Do you know how to track animals the right way? It’s a skill you need to practice. Heed our tips below so you can start working on your tracking skills.
Tips to Track Animals
Tracking animals is a skill that can take years to develop. Reading tracking guides is a great start, but getting out into the woods to find and identify tracks is the best way to advance your skills.
While the tracks themselves will indicate what animals were in the vicinity, much of what you will look for is called sign tracking. Signs are all of the other indications that an animal moved through the area, like fecal droppings, damaged vegetation, and fur/hair.
The best times to track are in the early morning and evening, and when you can get the track between you and your light source (the sun). This will give you the best vantage point to view the claw marks, toes, heel pads, and shape and size of the track.
Where to Start
You can start by selecting a landscape where animals are likely to have passed through. Herbivores need cover to hide in, and a wide variety of vegetation to feed on.
Transition areas are ideal for herbivores. Transition areas are where two types of habitats meet, like a field and a stream, or forest and a field. Wide-open areas are not a good place to find herbivores as they have no protection from predators.
Wherever there are herbivores, carnivores will follow. If you can find evidence of a variety of animals, like raccoons, birds, voles, rabbits, and deer, you have found an excellent habitat.
Mud is the ideal mold to create a clear and readable animal track, but you may have to rely on sign tracking or do your best to read tracks in the sand.
Using signs is especially valuable if the land is very dry, and tracks are not imprinted clearly in mud. Top signs refer to signs above ankle height. Bottom signs refer to signs you see below ankle height.
- Scat/fecal droppings – If you get close to droppings and they are warm and have a strong odor, they are new. Old droppings can indicate a game trail that is well-traveled.
- Disturbed vegetation – Grass will typically return to facing upward, so flattened grass can indicate that an animal is nearby. Broken twigs or branches are another sign that an animal passed through. Broken branches above the waist are created by large animals or humans.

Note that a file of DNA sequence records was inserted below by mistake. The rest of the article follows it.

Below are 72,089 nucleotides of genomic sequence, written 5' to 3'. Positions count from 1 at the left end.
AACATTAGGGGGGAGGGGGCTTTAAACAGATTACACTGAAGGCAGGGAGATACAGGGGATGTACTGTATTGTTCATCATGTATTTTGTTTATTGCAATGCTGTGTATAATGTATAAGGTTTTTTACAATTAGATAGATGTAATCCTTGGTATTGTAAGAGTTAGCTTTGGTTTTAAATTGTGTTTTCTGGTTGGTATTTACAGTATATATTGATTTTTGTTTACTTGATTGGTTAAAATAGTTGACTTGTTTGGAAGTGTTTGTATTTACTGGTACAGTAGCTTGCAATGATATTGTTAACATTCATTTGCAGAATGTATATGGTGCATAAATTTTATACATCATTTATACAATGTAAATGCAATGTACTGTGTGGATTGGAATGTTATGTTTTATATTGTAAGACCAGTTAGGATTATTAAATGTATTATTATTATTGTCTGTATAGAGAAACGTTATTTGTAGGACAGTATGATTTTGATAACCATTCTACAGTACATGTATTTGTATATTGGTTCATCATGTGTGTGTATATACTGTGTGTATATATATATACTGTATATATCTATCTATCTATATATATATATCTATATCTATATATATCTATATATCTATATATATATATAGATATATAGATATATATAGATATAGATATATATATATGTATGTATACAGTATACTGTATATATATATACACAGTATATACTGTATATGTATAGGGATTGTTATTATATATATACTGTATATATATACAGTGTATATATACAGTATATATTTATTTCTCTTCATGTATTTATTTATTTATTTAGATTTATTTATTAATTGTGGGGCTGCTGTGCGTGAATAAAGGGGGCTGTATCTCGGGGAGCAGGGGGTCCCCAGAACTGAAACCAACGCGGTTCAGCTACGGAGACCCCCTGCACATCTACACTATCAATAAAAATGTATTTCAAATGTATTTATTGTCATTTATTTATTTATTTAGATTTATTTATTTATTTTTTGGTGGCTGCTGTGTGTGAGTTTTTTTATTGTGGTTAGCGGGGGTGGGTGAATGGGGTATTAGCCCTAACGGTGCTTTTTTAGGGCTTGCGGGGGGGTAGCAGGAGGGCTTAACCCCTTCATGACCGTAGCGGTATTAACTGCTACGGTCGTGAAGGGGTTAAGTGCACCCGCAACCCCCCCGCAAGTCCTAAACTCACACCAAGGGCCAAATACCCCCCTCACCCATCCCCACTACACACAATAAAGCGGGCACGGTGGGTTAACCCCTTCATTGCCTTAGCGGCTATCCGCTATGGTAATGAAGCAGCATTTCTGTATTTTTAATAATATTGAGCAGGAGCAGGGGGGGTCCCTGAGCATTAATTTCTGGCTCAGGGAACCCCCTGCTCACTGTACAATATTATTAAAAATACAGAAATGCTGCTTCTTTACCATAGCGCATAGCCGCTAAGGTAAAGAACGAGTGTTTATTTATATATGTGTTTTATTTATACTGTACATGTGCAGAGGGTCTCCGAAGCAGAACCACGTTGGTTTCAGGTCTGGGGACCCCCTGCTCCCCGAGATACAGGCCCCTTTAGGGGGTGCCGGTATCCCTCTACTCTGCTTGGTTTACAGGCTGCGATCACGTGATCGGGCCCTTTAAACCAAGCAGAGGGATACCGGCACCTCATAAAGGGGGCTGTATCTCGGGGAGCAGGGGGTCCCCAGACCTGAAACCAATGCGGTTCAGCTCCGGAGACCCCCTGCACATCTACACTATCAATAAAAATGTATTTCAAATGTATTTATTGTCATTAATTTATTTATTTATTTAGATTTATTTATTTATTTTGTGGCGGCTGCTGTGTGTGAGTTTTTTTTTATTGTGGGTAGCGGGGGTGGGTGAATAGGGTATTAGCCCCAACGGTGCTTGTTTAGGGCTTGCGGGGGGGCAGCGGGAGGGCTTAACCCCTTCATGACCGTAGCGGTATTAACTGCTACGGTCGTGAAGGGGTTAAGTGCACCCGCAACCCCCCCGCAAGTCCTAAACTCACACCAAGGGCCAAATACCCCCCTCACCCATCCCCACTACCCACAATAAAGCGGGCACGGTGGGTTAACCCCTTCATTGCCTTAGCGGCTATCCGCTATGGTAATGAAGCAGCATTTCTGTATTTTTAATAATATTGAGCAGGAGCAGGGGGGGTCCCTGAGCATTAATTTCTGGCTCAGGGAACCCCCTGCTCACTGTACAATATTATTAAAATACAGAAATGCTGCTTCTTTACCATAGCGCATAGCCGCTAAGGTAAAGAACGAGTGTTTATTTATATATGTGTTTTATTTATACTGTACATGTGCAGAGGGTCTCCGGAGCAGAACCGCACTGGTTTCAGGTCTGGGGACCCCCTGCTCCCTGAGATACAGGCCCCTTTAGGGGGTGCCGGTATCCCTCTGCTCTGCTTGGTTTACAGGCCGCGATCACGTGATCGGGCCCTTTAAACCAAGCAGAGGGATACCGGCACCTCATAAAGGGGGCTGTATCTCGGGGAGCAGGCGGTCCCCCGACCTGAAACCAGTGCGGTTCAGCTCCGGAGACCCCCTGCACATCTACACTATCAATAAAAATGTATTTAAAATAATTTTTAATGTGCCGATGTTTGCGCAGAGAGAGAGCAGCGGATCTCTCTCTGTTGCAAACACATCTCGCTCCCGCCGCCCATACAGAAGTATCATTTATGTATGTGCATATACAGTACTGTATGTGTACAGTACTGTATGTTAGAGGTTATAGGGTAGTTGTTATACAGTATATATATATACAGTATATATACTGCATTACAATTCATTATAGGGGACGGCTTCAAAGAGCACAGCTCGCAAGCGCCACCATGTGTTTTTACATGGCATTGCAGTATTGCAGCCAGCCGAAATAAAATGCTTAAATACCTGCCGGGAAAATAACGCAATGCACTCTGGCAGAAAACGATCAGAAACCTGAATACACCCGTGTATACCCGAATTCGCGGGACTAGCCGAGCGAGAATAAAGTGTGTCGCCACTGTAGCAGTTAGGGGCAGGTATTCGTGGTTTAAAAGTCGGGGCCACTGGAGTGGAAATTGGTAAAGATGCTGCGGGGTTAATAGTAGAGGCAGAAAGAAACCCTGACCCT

- Fur/hair – Depending on the condition of the fur/hair, an animal may have come through in a hurry or intentionally rubbed against something.
- Gnaws/chews/scratchings – You can use teeth marks and types of gnawing, chewing, or scratching to determine what type of animal came through.
- Animal carcasses – If you come across a carcass that is still warm, a predator animal could still be nearby.
An exercise you can perform yourself is to create a tracking grid. Using rope or twine, create a grid of 8 squares, and walk through a different one each day to create damaged vegetation.
As days and weeks pass, you can see how the signs and tracks have faded or changed. This can help you to determine how old tracks are when you find them.
Features of Tracks
Fresh prints will have well-defined edges and be noticeable. Older prints will have cracked edges and may have debris or dust in/on them.
The features of tracks that you can use to assess what type of animal that made them are:
- Length of the track
- Width of the track
- Claw marks (if they show)
- Toe prints (how many, and how they are arranged)
- Heel pads
Tools for Tracking
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Technically, all you need for tracking is a field guide, attention to detail, and patience, and a few other tools can prove useful, especially when you are a beginner. However, you may want to put together a kit for tracking. It can include:
- Magnifying glass
- Tape measurer
- 6″ plastic ruler
- Small notebook
- Ziplock bags – for scat, bones etc.
- Field Guides
- File Cards
- Popsicle sticks and string
- Rubber gloves
Remember that animals and their feces can harbor pests and diseases that can be extremely dangerous to humans. If you are handling fur or droppings, be sure to wear gloves.
Don’t give up on developing your tracking skills. There will be times that you are frustrated or want to give up, but each experience with tracking will help to hone your skills.
Have you ever track animals before? Share your experiences in the comments section!